Top Shops Benchmarking: Providing Direction, Gaging Performance
There are a couple of primary reasons hundreds of companies each year participate in our Top Shops benchmarking survey. One reason is because the survey highlights the technologies, processes and strategies that leading companies are applying, both on the shop floor and in the front office. Another is that the participation in the survey enables shops to see how their key performance metrics compare to industry leaders.
For this our program’s seventh edition, responses from 356 surveys were considered in the data calculations. The benchmarking group we established (the top 20 percent of shops based on tallying scores of select survey questions) is what we call the “Top Shops.” What’s exciting about this year is that, in addition to conducting another successful survey, we will be hosting our inaugural Top Shops Conference, September 5 to 7, in Indianapolis, Indiana, where we’ll present this year’s findings as well as host discussions about a range of machining- and business-related topics (see my commentary, “Top Shops: Live in Indianapolis,” for more information about the conference).
Responses to all of this year’s survey questions are available in the Top Shops Executive Summary that can be accessed at mmsonline.com/topshops. Here are some highlights from the responses in the survey’s four main categories, including a key performance indicator, a top practice and a noticeable trend for each.
Screw-machine shops were the first to adopt multifunction CNC Swiss-type lathes. Today, an increasing number of “traditional” shops are considering this machining platform to, in some cases, produce complex parts complete, reducing setups, secondary operations and work-in-process. The goal in using this equipment is to minimize the number of times a part is touched during production. In fact, 32 percent of this year’s Top Shops use this equipment, up from 19 percent last year.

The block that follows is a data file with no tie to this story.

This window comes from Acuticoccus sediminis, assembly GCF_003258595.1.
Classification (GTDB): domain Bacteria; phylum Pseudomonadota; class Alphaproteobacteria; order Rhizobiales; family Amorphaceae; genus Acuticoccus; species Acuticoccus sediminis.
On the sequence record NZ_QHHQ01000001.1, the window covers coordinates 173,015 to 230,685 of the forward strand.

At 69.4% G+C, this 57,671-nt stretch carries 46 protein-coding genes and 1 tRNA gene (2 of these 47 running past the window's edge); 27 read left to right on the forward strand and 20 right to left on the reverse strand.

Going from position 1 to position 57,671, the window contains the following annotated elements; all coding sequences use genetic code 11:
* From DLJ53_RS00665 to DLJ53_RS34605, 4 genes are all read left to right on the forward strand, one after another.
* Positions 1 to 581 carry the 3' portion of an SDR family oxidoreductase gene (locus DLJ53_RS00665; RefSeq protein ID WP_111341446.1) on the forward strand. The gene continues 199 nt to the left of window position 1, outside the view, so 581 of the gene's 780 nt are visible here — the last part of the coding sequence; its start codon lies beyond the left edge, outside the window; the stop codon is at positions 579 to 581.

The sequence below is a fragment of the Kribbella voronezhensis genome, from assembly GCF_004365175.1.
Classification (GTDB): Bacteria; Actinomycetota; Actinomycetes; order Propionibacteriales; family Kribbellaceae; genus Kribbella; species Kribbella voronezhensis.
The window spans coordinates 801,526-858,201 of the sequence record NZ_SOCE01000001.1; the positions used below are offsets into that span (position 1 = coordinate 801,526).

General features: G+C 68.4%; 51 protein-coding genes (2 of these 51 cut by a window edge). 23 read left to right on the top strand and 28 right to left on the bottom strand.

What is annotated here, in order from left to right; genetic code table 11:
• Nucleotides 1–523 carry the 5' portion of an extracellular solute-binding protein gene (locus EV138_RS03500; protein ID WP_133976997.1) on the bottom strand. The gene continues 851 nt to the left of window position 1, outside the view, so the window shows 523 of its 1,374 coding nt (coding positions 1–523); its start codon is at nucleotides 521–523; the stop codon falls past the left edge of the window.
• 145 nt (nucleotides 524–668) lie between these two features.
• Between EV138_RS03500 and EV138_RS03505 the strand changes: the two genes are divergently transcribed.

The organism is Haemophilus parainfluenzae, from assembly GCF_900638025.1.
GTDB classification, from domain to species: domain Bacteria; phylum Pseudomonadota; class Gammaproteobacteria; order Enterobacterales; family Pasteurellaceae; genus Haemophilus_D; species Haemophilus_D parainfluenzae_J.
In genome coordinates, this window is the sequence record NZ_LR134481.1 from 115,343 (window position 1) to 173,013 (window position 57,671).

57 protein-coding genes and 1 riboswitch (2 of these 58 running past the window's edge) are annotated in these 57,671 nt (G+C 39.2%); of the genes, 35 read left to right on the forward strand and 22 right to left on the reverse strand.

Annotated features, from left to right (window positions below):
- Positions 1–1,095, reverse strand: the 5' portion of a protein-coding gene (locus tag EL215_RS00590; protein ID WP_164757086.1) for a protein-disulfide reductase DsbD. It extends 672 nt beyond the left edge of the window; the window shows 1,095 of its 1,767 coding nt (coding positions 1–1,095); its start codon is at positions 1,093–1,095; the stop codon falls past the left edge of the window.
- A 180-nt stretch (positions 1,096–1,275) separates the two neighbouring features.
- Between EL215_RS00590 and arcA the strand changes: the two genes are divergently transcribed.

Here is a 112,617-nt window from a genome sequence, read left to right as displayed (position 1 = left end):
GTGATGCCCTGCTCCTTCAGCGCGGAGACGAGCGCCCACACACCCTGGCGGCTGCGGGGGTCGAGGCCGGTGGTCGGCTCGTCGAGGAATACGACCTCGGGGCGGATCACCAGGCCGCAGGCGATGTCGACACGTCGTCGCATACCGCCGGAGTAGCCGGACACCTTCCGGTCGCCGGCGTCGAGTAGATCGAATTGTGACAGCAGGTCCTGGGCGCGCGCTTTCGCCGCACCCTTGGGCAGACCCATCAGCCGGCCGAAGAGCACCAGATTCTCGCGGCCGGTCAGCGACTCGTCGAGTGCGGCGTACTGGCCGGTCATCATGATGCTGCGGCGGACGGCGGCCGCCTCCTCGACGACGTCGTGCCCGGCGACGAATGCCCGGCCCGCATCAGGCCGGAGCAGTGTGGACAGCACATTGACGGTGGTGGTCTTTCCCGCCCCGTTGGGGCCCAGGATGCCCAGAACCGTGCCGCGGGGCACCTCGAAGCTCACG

In addition, more than half of them use HMCs, which can offer higher spindle uptime than VMCs thanks to their dual-pallet design that enables a new job to be set up on one pallet while machining is performed on the other pallet. Other equipment Top Shops are more likely to use include five-axis machines (more for positioning in five axes not full contouring) and multiple-turret lathes, and they also are more likely to perform advanced operations such as hard milling, hard turning and high-speed machining.
As with capital equipment, Top Shops also tend to adopt more sophisticated tooling technology and strategies compared to other shops. A higher percentage use custom/specialty tools, balanced tool assemblies, and tools with internal coolant delivery. In addition, 71 percent of Top Shops, compared to 47 percent of other shops, have on-machine probing capability to automatically measure tools and/or check for tool breakage.
Leading shops also use workholding equipment such as quick-change devices, multiple-workpiece fixturing, vacuum chucks and tombstones to maximize spindle utilization.
Key Performance Indicator
Top Shops report a spindle utilization of 72 percent compared to 60 percent for others, while using newer equipment, too. Average age for CNC machines at Top Shops and other shops is 7 and 10 years, respectively.
Nearly 60 percent of Top Shops use tool presetters compared to only 36 percent of other shops. This is one example of shopfloor automation that doesn’t involve a robot.